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Salem State Student Managed Chronic Illness to Twice Study Abroad

Alayna Travaglione is an accomplished young woman: graduating this year summa cum laude from Salem State University, starting a master’s degree program this fall in history at the College of Charleston, sorority sister, honorary societies inductee, two-time student studying abroad, and more.

Alayna has done all of this while managing a chronic illness: severe rheumatoid arthritis, which was diagnosed when she was 13. This summer’s knee replacement surgery is only the latest challenge that her arthritis has posed.

Despite questions she hadWhat if my joints got worse or something happened with my medications? What if I decide midway I can’t put my body through this anymore?” among others—Alayna committed to studying abroad, just one decision of many to “live my life to the fullest.” She first spent a summer at Oxford University and then Fall Semester 2018 in Athena Study Abroad’s program in Sorrento, Italy at the Sant’Anna Institute .

As Alayna wrote in a blog post for the Arthritis Foundation,

“Studying abroad was one of my biggest dreams and I did what I could to make it come true. I focused solely on my health by meeting with my doctors, attending physical therapy, getting surgeries if I needed them and created a plan for myself that would allow me to accomplish this goal.”

At Oxford, Alayna, then a Salem State history major, took history courses about early English history to broaden her background. About her decision to study in Sorrento, she said, “Especially being Italian[-American], I was learning about my culture’s own history and that was important to me. Classes such as Mediterranean Culture and History, History of the Mafia and Italian Cinema, allowed me to learn and share family stories and experiences. Archaeology has also been something I always found fascinating so choosing that class was easy. Having the ability to travel to Pompeii and Herculaneum for class was amazing and something I always wanted to do. Italian language was a required class but I had no trouble with that because not only was I able to learn the language of my culture but I was able to use that language in Sorrento where I was living. Having a waitress at one of the local restaurants tell me my Italian speaking was ‘perfecto Italiano’ made my day.”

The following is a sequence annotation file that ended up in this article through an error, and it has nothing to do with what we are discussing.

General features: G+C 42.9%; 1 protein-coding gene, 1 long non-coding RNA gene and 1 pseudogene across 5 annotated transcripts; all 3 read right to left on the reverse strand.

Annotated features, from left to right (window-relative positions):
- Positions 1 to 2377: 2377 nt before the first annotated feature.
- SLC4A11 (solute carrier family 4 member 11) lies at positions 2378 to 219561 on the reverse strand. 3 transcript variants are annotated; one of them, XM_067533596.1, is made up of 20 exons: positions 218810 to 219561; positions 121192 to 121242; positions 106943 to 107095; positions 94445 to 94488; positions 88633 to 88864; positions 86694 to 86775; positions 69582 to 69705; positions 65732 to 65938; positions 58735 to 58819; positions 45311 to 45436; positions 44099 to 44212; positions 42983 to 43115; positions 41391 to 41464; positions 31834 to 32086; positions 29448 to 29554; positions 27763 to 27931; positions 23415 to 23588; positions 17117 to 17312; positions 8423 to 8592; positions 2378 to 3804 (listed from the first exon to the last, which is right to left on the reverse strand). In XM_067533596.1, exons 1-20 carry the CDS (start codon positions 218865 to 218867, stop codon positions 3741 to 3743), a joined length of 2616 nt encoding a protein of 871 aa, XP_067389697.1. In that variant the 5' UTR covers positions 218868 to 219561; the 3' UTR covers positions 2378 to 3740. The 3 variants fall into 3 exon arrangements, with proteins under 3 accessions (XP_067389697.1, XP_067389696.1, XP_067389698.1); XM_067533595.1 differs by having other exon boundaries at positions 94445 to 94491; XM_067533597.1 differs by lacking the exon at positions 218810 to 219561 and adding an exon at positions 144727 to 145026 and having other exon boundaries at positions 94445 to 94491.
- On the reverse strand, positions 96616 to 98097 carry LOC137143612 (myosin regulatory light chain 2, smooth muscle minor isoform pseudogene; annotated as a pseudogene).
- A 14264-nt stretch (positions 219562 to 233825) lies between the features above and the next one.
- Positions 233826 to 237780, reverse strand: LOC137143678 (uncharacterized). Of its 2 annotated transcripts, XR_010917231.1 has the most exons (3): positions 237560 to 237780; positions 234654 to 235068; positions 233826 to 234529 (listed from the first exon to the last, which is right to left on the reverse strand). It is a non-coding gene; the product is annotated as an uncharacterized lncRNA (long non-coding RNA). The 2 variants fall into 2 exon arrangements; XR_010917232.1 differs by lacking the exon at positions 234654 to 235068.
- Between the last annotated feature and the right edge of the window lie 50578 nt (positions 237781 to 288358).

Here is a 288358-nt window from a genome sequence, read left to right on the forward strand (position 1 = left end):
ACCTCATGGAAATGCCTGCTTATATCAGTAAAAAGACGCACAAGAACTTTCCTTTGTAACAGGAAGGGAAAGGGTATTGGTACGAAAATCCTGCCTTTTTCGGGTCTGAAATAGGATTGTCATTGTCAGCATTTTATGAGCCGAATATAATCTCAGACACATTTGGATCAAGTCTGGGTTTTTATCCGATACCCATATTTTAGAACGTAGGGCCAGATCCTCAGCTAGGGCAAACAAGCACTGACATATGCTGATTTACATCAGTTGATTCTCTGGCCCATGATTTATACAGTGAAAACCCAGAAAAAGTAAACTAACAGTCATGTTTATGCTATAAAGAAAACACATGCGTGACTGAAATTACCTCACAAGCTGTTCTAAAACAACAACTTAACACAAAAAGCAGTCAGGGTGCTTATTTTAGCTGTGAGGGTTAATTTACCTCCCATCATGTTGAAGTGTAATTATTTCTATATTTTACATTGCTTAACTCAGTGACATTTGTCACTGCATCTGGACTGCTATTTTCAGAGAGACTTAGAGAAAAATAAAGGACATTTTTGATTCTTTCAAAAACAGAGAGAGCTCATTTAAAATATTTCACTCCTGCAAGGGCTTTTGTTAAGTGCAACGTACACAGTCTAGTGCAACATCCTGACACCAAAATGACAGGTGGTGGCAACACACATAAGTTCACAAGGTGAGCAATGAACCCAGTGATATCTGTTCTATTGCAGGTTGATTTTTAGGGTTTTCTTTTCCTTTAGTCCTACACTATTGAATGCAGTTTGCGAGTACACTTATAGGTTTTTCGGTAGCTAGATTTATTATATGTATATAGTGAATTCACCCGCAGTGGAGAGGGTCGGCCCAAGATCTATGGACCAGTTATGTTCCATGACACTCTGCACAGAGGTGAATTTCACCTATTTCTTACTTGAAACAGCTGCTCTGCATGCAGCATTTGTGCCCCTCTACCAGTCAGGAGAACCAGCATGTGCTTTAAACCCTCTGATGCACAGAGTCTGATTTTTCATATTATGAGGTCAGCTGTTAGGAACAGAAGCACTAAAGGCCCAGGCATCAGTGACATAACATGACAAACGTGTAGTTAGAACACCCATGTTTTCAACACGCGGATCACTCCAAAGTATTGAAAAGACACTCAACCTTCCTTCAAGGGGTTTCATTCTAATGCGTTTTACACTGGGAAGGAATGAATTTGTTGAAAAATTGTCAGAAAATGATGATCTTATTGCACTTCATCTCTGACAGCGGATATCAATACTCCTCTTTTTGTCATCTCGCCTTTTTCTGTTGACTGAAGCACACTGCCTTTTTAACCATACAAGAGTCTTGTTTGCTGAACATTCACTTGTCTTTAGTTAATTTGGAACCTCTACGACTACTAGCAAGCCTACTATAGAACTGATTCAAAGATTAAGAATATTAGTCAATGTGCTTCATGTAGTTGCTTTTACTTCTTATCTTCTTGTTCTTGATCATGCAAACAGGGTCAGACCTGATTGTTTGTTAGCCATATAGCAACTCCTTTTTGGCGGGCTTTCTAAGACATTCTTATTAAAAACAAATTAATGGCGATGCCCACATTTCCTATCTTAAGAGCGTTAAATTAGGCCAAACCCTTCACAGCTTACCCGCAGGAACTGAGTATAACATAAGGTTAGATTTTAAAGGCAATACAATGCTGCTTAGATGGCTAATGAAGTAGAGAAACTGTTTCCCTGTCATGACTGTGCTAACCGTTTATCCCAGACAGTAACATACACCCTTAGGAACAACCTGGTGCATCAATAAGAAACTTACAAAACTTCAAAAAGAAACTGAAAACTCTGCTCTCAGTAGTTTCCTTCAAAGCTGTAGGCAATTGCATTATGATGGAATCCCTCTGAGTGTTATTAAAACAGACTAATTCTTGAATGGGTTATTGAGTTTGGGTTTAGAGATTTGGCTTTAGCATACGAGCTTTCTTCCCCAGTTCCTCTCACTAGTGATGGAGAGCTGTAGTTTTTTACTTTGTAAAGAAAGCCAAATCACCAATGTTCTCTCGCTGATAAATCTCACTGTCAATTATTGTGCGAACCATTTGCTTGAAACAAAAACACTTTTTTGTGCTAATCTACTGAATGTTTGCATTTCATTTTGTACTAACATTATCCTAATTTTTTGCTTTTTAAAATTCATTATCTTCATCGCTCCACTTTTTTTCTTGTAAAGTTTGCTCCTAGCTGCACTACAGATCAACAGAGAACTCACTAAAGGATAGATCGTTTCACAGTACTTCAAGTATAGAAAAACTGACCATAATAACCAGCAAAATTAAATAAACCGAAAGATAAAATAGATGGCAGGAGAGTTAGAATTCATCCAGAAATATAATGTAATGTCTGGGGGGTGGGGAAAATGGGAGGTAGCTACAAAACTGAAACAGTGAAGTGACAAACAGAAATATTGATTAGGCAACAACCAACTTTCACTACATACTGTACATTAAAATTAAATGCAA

About her professors, she said, “The professors are so kind and seem really excited to work with us so I am looking forward to seeing what interesting things I will be learning! The class sizes range from 5 to over 20 depending on the class! I know some students are even the only person in their class since they were the only ones who signed up, but the bigger classes like Italian 101, has the majority of the students.”

Overall, Alayna concluded, “I see my study abroad experiences as a way for me to gain a deeper and more special access to these worldly classes. Not only am I learning of a different country’s history, but I am physically immersing myself in that country while learning and that’s incredibly special.”

While in Sorrento, Alayna enjoyed eating the local foods (“I haven’t had one bad meal”), visiting a spa (quite different from those in the US, she says), shopping the Italian fashions, and getting to know fellow students from Ireland, Sweden and other countries. But she also was able to travel, although her illness forced her to miss an Athena/Sant’Anna trip to Capri. By the end of the semester, Alayna still had visited the islands of Capri, Ischia, and Mykonos; the Amalfi Coast, Pompeii, Athens, Amsterdam, and Brussels, several of those with her parents and aunt who came to visit.